Like a lot of people raised in the 60s and 70s, my mother sewed my clothes and Halloween costumes. In grade 7 I took a semester of sewing, which led to my introductory sewing experiences: a stuffed frog filled with dried beans, and a smock top (Holly Hobby fabric). My youthful sewing career was defined by periods of absolute fearlessness, like when I made a bikini with neither pattern nor knowledge of how to sew knits, or when I made my first button-down blouse in real silk organza. I sewed off and on through my 20s but I was impatient. I’d set completely unrealistic goals (from shopping for pattern and fabric through to completed garment in one evening?) and wind up with something that wouldn’t survive more than one trip to the laundromat. As my social life and paycheque improved, my interest in sewing diminished.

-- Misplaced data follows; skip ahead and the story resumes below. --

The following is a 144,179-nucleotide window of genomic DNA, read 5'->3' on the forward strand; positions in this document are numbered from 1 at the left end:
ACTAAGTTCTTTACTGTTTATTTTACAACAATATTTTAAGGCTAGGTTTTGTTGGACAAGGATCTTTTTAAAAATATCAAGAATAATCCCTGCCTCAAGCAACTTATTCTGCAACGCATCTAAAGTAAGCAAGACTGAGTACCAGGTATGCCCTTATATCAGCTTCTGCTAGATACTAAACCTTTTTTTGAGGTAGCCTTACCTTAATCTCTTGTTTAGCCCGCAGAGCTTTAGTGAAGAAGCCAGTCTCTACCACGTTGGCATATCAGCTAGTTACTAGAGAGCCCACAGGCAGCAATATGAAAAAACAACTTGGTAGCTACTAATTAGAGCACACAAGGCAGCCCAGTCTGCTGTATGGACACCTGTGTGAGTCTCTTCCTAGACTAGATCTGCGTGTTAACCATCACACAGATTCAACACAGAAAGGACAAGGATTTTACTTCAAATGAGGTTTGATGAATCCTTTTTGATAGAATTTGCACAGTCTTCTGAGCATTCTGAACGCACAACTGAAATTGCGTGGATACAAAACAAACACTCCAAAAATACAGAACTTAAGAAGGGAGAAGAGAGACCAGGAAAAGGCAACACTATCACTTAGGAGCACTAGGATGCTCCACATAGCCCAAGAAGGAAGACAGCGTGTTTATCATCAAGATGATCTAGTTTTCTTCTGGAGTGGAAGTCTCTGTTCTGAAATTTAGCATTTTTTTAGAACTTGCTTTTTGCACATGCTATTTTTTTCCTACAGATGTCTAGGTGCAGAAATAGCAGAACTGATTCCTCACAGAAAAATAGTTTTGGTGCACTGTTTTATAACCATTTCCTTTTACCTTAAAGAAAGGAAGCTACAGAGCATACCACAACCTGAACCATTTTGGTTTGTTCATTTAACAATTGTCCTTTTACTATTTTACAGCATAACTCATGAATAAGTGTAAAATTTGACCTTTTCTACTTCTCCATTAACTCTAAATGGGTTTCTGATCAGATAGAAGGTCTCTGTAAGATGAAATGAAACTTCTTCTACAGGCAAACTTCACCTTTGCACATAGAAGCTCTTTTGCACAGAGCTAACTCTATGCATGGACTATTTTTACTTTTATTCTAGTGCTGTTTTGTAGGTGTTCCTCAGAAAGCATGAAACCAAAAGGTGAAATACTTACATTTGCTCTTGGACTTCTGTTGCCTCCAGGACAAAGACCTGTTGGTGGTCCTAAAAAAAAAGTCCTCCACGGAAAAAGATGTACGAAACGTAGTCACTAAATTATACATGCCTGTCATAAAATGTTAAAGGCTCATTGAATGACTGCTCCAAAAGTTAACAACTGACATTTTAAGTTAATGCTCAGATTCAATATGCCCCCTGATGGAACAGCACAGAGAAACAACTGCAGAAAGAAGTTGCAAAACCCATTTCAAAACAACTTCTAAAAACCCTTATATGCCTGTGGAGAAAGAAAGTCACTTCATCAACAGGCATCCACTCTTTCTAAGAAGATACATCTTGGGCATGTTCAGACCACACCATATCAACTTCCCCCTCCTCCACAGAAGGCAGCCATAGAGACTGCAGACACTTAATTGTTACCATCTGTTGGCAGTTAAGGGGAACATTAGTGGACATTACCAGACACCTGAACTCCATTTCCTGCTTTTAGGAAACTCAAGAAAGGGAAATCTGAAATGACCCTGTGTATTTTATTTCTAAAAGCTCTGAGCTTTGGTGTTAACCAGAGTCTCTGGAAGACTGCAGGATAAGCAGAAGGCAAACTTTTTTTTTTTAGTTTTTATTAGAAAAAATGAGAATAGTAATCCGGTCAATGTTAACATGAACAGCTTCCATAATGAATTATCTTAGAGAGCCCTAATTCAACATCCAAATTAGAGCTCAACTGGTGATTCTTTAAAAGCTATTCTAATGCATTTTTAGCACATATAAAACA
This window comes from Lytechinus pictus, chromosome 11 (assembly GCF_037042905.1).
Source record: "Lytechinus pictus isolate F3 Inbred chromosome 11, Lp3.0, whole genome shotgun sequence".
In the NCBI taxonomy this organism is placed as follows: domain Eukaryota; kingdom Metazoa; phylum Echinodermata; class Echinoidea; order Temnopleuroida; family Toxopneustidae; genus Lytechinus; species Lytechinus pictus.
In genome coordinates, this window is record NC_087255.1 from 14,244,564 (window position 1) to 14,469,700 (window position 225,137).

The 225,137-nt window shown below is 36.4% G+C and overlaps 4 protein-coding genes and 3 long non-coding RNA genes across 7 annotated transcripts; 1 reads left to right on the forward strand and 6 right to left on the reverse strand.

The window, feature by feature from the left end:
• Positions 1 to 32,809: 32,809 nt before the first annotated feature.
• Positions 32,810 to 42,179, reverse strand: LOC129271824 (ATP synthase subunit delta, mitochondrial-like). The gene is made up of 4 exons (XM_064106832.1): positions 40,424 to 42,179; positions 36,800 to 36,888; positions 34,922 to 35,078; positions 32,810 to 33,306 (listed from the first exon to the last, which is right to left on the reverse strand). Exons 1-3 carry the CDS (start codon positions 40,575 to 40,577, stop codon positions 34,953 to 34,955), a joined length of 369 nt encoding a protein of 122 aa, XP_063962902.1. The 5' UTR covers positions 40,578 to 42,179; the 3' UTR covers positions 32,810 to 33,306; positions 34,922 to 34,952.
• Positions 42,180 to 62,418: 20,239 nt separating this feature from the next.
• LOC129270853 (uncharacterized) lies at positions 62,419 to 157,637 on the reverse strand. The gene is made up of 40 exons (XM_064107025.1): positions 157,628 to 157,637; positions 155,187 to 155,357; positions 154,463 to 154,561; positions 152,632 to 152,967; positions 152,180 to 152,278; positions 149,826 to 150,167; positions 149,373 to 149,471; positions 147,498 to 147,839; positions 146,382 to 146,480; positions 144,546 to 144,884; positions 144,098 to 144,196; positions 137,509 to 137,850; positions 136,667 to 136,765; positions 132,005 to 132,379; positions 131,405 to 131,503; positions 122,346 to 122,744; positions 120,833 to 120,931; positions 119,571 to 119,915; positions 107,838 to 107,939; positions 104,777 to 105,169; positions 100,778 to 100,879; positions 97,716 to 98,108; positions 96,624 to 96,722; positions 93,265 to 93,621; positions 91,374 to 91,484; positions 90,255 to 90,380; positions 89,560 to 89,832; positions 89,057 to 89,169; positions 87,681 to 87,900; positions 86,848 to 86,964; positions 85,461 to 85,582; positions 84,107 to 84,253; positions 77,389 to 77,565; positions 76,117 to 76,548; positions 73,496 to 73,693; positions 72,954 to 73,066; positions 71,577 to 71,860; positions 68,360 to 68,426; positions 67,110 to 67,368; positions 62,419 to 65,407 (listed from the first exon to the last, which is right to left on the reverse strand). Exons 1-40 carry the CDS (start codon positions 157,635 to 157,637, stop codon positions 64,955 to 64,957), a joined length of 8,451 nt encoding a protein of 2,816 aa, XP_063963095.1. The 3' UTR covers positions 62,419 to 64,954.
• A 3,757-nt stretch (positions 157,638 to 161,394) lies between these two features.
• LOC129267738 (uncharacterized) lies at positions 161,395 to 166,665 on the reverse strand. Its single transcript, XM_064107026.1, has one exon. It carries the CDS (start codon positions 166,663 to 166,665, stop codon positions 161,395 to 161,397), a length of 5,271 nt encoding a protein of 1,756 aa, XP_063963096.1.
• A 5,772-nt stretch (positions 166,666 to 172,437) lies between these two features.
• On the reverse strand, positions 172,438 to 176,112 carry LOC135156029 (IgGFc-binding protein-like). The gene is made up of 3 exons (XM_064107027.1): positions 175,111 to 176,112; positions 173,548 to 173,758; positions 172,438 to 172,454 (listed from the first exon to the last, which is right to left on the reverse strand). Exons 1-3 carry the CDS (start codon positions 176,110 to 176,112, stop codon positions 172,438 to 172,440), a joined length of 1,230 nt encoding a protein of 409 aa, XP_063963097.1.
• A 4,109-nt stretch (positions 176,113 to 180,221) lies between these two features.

When I first married and moved to the U.S. we lived in a small town that is home to one of America’s preeminent fabric stores (Hancocks of Paducah). About once a week I would walk the mile to Hancocks and run my hands through the beautiful quilting and home dec fabrics. My $25 garage sale machine had made the trip with me so I started sewing again but limited myself to window treatments and quilted handbags. We moved every couple of years, criss-crossing North America so that meant plenty of opportunities for shades, table runners and pillows. Gradually the projects became more elaborate, and the epitome of my home dec experience was hand beading 10 yards of silk to drape a 12-foot high Palladian window. When we moved again just two months after that project was done, I said ‘enough’ and put away my machines.
In 2015 I discovered Marie Kondo and vowed to surround myself only with things I loved. As a serial shopper, it was incredibly depressing when there was nothing I loved in stores. Either the colours were off, or the prints were appalling, or the fit was horrible. So I started sewing again. I’m imminently more patient and finicky than I was 25 years ago, but more than that, I have discovered real joy in the whole process.
This blog is my sewing journey.